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Biology is the science of life. It is concerned with the characteristics and behaviors of organisms, how species and individuals come into existence, and what interactions they have with each other and with their environments.

Table of contents
1 Overview of biology
2 Evolution and biology
3 Classification of life
4 History of the word "biology"
5 External links and resources

Overview of biology

Biology encompasses a broad spectrum of academic fields that are often viewed as independent disciplines. Together, they study life over a wide range of scales:

Fields of study in biology

Aerobiology -- Anatomy -- Arachnology-- Astrobiology -- Biochemistry -- Bionics -- Biogeography -- Bioinformatics -- Biophysics-- Biotechnology -- Botany -- Cell biology -- Chorology -- Cladistics -- Crustaceology -- Cryptozoology -- Cytology -- Developmental biology -- Disease (Genetic diseases, Infectious diseases) -- Ecology (Theoretical ecology, Symbiology, Autecology, Synecology) -- Ethology -- Entomology -- Evolutionary biology (Evolution) -- Evolutionary developmental biology ("Evo-devo" or Evolution of development) -- Freshwater biology -- Genetics (Population genetics, Quantitative genetics, Genomics, Proteomics) -- Herpetology -- Histology -- Human biology -- Ichthyology -- Immunology -- Infectious diseases -- Pathology -- Epidemiology -- Limnology -- Malacology -- Mammalogy -- Marine biology -- Microbiology (Bacteriology) -- Molecular biology -- Morphology -- Mycology / Lichenology --- Myrmecology --- Neuroscience (Neuroanatomy, Neurophysiology, Systems neuroscience, Biological psychology, Psychiatry, Psychopharmacology, Behavioral science, Neuroethology, Psychophysics, Computational neuroscience, Cognitive science)-- Oncology (the study of cancer) -- Ontogeny -- Origin of life -- Ornithology -- Paleontology (Palaeobotany, Palaezoology)-- Parasitology -- Phycology (Algology) -- Phylogeny (Phylogenetics, Phylogeography) -- Physiology -- Phytopathology -- Structural biology -- Taxonomy -- Toxicology (the study of poisons and pollution) -- Virology -- Xenobiology -- Zoology

Related disciplines

Medicine -- Physical anthropology

People and history

Famous biologists -- History of biology -- Nobel prize in physiology or medicine -- Timeline of biology and organic chemistry

What are our priorities for writing in this area? To help develop a list of the most basic topics in biology, please see Wikipedia:biology basic topics.

Evolution and biology

One of the central, organizing concepts in biology is that all life has descended from a common origin through a process of evolution. Charles Darwin articulated the concept of evolution that remains central to this day, which he did by proposing natural selection as a mechanism. Genetic drift was embraced as an additional mechanism in the so-called modern synthesis. The evolutionary history of a species--which tells the characteristics of the various species from which it descended--together with its genealogical relationship to every other species is called its phylogeny. Widely varied approaches to biology generate information about phylogeny. These include the comparisons of DNA sequences conducted within molecular biology or genomics, and comparisons of fossils or other records of ancient organisms in paleontology. Biologists organize and analyze evolutionary relationships through various methods, including phylogenetics, phenetics, and cladistics. Major events in the evolution of life, as biologists currently understand them, are summarized on this evolutionary timeline.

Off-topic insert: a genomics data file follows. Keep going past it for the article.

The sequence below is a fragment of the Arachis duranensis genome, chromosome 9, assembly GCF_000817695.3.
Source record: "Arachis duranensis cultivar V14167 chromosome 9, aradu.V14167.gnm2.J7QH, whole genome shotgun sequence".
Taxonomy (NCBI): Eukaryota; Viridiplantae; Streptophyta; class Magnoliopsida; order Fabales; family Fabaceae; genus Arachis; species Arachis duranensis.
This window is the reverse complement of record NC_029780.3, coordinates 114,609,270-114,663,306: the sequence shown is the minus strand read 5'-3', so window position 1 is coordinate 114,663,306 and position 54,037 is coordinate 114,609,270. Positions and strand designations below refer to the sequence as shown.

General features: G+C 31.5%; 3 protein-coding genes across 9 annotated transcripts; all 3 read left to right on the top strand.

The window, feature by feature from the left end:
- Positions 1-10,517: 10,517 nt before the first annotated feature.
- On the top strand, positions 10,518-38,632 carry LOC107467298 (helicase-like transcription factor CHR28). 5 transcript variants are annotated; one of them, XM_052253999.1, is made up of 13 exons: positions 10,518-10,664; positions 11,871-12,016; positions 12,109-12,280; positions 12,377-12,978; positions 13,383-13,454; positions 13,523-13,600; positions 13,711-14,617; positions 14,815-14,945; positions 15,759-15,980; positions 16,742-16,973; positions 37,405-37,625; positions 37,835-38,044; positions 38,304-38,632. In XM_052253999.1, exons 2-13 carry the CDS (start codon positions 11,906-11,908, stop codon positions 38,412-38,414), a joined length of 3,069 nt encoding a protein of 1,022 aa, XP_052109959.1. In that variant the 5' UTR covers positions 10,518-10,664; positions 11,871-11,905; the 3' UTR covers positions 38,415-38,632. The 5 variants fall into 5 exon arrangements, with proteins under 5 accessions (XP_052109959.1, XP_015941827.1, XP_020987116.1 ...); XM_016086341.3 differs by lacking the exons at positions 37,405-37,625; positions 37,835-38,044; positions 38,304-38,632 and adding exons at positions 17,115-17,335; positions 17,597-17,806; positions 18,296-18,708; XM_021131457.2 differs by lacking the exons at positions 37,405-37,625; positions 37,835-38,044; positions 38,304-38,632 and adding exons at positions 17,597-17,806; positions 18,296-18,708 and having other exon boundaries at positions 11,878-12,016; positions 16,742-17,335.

Classification of life

The classification of living things is called systematics, or taxonomy, and should reflect the evolutionary trees (phylogenetic trees) of the different organisms. Taxonomy piles up organisms in groups called taxa, while systematics seeks their relationships. The dominant system is called Linnaean taxonomy, which includes ranks and binomial nomenclature. How organisms are named is governed by international agreements such as the International Code of Botanical Nomenclature (ICBN), the International Code of Zoological Nomenclature (ICZN), and the International Code of Nomenclature of Bacteria (ICNB). A fourth Draft BioCode was published in 1997 in an attempt to standardize naming in the three areas, but it does not appear to have yet been formally adopted. The International Code of Virus Classification and Nomenclature (ICVCN) remains outside the BioCode.

Traditionally, living things were divided into five kingdoms:

Monera -- Protista -- Fungi -- Plantae -- Animalia

However, this five-kingdom system is now considered by many to be outdated. More modern alternatives generally begin with the three-domain system:

Archaea (originally Archaebacteria) -- Bacteria (originally Eubacteria) -- Eukaryota

These domains reflect whether cells have nuclei or not as well as differences in cell exteriors.

There is also a series of intracellular "parasites" that are progressively less alive in terms of being metabolically active:

Viruses -- Viroids -- Prions

History of the word "biology"

Formed by combining the Greek bios, meaning 'life', and logos, meaning 'to study', the word "biology" in its modern sense seems to have been introduced independently by Gottfried Reinhold Treviranus (Biologie oder Philosophie der lebenden Natur,
1802) and by Jean-Baptiste Lamarck (Hydrogéologie, 1802). The word itself is sometimes said to have been coined in 1800 by Karl Friedrich Burdach, but it appears in the title of Volume 3 of Michael Christoph Hanov's Philosophiae naturalis sive physicae dogmaticae: Geologia, biologia, phytologia generalis et dendrologia, published in 1766.

External links and resources


Further reading